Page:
Elsie has built-in support for creating slides interactively using Jupyter. If you return a box from a Jupyter notebook cell, it will be rendered directly inside the notebook:
import elsie slides = elsie.SlideDeck() slide = slides.new_slide() slide.box().text("Hello world") slide
If you create slides using the decorator approach, you need to return the decorated function from the cell:
import elsie slides = elsie.SlideDeck() @slides.slide() def hello(slide): slide.box().text("Hello world") hello
If your slide contains multiple fragments, there will be two buttons below the slide which will let you move between the individual fragments:
slide.box().text("Box 1") slide.box(show="next+").text("Box 2") slide
If you use something like ipywidgets, you can create fully interactive slides. For example, you can create something like this:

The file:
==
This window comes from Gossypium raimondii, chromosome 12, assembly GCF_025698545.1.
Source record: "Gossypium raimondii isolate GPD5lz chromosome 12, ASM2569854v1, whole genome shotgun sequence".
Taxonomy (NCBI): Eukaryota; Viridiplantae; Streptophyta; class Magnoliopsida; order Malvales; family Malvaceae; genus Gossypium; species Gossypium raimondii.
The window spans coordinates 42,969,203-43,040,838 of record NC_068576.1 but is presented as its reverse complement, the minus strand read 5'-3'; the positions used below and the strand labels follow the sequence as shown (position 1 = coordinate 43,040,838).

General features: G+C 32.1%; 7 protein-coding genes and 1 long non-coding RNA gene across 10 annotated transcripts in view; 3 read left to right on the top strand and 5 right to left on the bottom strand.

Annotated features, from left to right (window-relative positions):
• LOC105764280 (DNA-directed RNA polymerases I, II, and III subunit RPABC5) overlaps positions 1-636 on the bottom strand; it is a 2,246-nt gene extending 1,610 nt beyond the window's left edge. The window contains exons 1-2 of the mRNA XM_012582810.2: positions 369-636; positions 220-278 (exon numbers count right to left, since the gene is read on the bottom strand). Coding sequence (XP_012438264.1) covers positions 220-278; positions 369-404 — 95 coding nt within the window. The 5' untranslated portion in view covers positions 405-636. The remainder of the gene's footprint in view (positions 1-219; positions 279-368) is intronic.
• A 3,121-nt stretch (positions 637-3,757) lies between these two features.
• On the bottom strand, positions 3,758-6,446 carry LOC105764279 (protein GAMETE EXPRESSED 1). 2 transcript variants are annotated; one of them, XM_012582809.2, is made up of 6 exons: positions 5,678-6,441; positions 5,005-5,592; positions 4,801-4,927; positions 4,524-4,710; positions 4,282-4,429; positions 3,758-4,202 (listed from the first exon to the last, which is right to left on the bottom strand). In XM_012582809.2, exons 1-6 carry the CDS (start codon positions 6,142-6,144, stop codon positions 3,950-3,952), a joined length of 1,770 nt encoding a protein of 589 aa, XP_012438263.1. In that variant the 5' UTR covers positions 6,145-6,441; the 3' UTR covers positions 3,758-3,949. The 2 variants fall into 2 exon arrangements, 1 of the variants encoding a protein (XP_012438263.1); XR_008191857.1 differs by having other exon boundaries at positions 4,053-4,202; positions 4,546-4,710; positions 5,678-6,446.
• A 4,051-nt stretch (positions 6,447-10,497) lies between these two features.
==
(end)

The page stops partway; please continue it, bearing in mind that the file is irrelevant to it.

You can see an example of Jupyter integration here.
Name policy inside Jupyter#
The name policy is automatically set to
replace when running inside
Jupyter. Therefore, if you re-run a cell which creates a slide with the same name as in the previous
cell execution, the previous slide will be removed. Otherwise, you would create a new slide for each
execution of a cell, which might not be what you want. To make the process of naming slides easier,
we recommend you to create slides using the decorator, which will name them
automatically, according to the name of the decorated function.
Note that after modifying a cell with a slide when using the
replace policy, you should also
execute all the following cells with slides to not change the order of slides. In general, creating
slides inside Jupyter is designed for interactive experiments with complex slides. For a final
render, you should either copy your code into a Python script or restart the notebook kernel and
reexecute the whole notebook from the start.